Another oil and gas problem, what it is doing to this whale which lives in the Gulf of Mexico.
Scientists from around the world are sounding the alarm about the threat oil and gas exploration poses to an exceedingly rare whale recently found to be a unique species that lives only in the northern Gulf of Mexico. In an open letter to President Joe Biden’s administration, more than 100 marine scientists from as far away as Norway and New Zealand said stronger protections are needed to avoid the extinction of a species that has only about 50 individuals left. “The Gulf of Mexico whale is the most endangered whale species in the world,” said Peter Corkeron, a whale researcher with the New England Aquarium in Boston and one of the signatories. “To the best of our knowledge, it occurs only in U.S. waters, so Americans have a special responsibility to work together to save it.”nola.com
Officially a Rice’s Whale this offshoot lived in the Norther Gulf close to the oil and gas energy sites.
Officially named Rice’s whale but commonly referred to as the Gulf of Mexico whale, the species prefers the deep, dark waters of DeSoto Canyon, one of the busiest commercial areas of the Gulf, where oil and gas development pose a “clear, existential threat,” the letter says. The canyon is located east of Louisiana’s coast in the northern Gulf. The 2010 BP Deepwater Horizon oil disaster killed about 20% of the whales and caused long-lasting reproductive issues in the population’s females, according to federal natural resource damage assessments. The species is also harmed by the use of seismic airgun blasts used to find undersea oil and gas deposits. The deep-penetration blasts interfere with the whales’ ability to navigate, find food and communicate. At 250 decibels, the blasts are louder than the detonation of a pound of dynamite, and nearly two times as loud as the Superdome on game day. The blasts are typically repeated every 10 seconds, sometimes for weeks, on vessels that pull several guns. The American Petroleum Institute credits the technology with revealing vast oil and natural gas deposits that had gone undetected by other surveys. In the late 1980s, surveys estimated just under 10 billion barrels of untapped oil in the Gulf. But with seismic airguns, oil companies in 2011 were able to update their estimates to nearly 50 billion barrels, according to API.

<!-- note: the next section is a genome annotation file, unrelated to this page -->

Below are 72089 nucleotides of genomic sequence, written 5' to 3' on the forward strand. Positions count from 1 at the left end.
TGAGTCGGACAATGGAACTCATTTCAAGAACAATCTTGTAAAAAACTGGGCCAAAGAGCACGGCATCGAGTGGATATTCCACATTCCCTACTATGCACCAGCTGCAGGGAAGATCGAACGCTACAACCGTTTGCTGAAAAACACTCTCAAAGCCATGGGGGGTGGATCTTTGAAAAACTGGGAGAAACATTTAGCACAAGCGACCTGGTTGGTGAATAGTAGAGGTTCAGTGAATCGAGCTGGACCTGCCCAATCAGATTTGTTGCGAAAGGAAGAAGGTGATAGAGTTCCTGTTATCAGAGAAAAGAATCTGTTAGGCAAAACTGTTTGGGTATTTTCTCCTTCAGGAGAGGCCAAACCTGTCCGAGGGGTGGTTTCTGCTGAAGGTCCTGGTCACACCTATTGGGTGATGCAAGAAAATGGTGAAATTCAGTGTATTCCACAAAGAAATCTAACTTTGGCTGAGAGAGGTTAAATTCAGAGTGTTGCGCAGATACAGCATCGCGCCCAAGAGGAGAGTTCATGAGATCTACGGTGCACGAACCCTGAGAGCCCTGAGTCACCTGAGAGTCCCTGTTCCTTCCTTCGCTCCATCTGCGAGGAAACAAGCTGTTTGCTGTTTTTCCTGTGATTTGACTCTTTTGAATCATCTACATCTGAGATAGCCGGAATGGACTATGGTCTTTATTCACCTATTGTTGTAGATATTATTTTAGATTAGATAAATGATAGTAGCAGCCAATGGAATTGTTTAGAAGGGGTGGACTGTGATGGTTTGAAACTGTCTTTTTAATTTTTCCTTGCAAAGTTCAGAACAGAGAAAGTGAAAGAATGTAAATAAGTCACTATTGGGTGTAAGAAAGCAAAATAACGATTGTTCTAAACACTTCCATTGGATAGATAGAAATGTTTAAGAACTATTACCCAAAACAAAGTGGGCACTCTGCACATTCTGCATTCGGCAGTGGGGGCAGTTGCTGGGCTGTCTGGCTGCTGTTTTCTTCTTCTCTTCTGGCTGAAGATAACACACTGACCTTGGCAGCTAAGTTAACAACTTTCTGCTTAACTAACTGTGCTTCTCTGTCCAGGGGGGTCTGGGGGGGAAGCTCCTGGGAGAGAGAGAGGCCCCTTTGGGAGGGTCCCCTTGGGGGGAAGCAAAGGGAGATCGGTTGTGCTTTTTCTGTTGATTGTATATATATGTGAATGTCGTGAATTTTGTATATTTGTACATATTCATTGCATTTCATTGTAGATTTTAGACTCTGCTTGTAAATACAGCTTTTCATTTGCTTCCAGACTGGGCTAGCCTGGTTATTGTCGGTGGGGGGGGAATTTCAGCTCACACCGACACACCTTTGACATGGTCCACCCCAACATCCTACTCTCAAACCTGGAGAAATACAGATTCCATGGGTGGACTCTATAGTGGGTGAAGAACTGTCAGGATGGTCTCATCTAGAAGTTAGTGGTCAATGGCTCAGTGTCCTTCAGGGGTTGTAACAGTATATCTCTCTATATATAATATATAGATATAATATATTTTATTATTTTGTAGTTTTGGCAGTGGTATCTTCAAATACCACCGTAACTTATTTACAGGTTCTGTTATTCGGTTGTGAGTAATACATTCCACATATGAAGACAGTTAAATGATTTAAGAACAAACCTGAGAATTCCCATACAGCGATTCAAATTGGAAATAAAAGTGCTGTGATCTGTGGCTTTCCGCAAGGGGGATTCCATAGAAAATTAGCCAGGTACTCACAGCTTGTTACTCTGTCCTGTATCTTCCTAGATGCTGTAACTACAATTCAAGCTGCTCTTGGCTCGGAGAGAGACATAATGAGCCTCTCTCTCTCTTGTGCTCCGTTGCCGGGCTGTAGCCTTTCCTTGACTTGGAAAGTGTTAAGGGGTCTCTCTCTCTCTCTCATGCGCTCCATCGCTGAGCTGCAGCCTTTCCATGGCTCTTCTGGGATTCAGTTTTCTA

As with all whales collisions with ships is a definite problem.
Collisions with ships are another concern. At night, Gulf of Mexico whales rest near the water’s surface, making them vulnerable to ship strikes. A lactating female and another member of the species were recently found with injuries likely caused by ships. “A number of shipping routes traverse the whales’ habitat along the northern Gulf, and the collision risk is likely to increase with new offshore oil and gas development,” the letter says. “With abundance so low, the loss of even a single whale threatens the survival of the species.” The letter was sent to Interior Secretary Deb Haaland and four other federal agency leaders last week. It was signed by experts at top U.S. marine research centers, including Woods Hole Oceanographic Institution, several aquariums, and universities in Canada, Ukraine, South Africa, Australia and other countries. Less than two years ago, Gulf of Mexico whales were thought to be Bryde’s whales, an endangered baleen whale that ranges around the Atlantic and Pacific oceans. Both species grow to about 55 feet long and weigh around 30 tons, making them part of what are known as the ‘great whales,’ a group that includes other large filter-feeders like humpbacks and blue whales.
In 2021 the whale was named as a new species.
In early 2021, the National Oceanic and Atmospheric Administration confirmed the Gulf of Mexico whale’s status as a distinct species. NOAA scientists named it Rice’s whale in honor of Dale Rice, the biologist who first recognized that a version of Bryde’s whales were in the Gulf in the 1960s. But the name Gulf of Mexico whale is more commonly used by non-government scientists and conservation groups. Unlike the rambling Bryde’s, the Gulf of Mexico whale appears to be a homebody, sticking to the waters between Louisiana and Florida. They also feed in deeper water and have some small but important physical differences, according to NOAA scientists. The Bryde’s whale was granted protection under the Endangered Species Act (ESA) in 2019. The Gulf of Mexico whale retained its protected status under the ESA after it was found to be a distinct species. Despite the challenges the whale faces, scientists are confident it can recover, but that will take significant changes in the way the Gulf is managed.
The letter asks that seismic use and drilling not to be done in the area these whales use.
The scientists’ letter urges federal regulators to halt oil and gas drilling and seismic blasting in the whale’s primary habitat, a strip of water running along the continental shelf from the eastern through central and western Gulf. “Continuing with seismic exploration or drilling in the northern Gulf is antithetical to basic principles of conservation and would jeopardize the species’ survival and recovery,” the letter says. The scientists also advocated for a ship speed limit in the whale’s habitat and urged the government to steer future industries, including offshore wind turbines and floating fish farms, away from the whales. “The Gulf of Mexico whale is a unique part of the Gulf’s natural history … yet few on-water measures have been established to protect it,” the letter says. “Unless significant conservation actions are taken, the United States is likely to cause the first (human-caused) extinction of a great whale species.”
When I first posted on the Rice’s Whale I did not know that this would be a continuing story.